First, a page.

Unraveling the assembloid: Real-time monitoring of dopaminergic neurites in an inter-organoid pathway connecting midbrain and striatal regions

Authors: Alp Ozgun, David J. Lomboni, Amy Aylsworth, Allison Macdonald, William A. Staines, Marzia Martina, Michael G. Schlossmacher, Joseph S. Tauskela, John Woulfe, and Fabio Variola

Materials Today Bio, 5 February 2024

Scientists generate a novel in vitro Parkinson’s disease model and use Axion’s Maestro MEA system to investigate the functional properties of neural connections between midbrain and striatal organoids. 

Many in vitro Parkinson's disease (PD) models focus on dopaminergic neurodegeneration but fail to recapitulate downstream motor dysfunction. Assembloids made up of two or more organoids have emerged as an effective model for these pathways, but assessing functionality can be challenging. In this study, researchers use mouse induced pluripotent stem cells (iPSCs) to develop a novel engineered assembloid platform consisting of midbrain and striatal organoids on multielectrode array (MEA) plates in order to study and characterize neural connections between brain regions.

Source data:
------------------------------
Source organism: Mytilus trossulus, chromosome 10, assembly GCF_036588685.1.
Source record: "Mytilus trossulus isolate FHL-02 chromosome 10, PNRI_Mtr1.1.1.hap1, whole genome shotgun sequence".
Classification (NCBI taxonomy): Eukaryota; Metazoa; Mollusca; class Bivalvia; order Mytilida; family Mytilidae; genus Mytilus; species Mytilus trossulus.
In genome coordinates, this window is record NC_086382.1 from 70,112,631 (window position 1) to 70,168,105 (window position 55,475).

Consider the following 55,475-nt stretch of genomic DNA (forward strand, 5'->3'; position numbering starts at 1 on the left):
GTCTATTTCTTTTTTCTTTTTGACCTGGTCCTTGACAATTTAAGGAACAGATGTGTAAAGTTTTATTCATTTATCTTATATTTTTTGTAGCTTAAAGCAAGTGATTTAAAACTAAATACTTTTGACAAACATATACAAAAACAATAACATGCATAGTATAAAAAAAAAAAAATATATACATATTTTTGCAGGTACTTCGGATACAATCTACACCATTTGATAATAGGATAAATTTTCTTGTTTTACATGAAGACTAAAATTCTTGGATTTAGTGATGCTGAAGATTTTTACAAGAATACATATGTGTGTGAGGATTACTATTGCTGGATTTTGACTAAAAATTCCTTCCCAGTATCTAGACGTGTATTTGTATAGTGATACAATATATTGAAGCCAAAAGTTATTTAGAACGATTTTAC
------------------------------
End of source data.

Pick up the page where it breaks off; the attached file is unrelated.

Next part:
To assess real-time assembloid function and response to the dopaminergic neurotoxin 6-OHDA in vitro, the scientists recorded real-time local field potentials (LFPs) from inter-organoid pathways using Axion’s noninvasive, label-free Maestro Pro MEA platform. Overall, the authors conclude that “the development of this novel in vitro model enabling real-time electrophysiological recordings within interconnected organoids represents a significant advancement in the field,” offering a more biologically relevant platform for disease modeling and therapeutic discovery.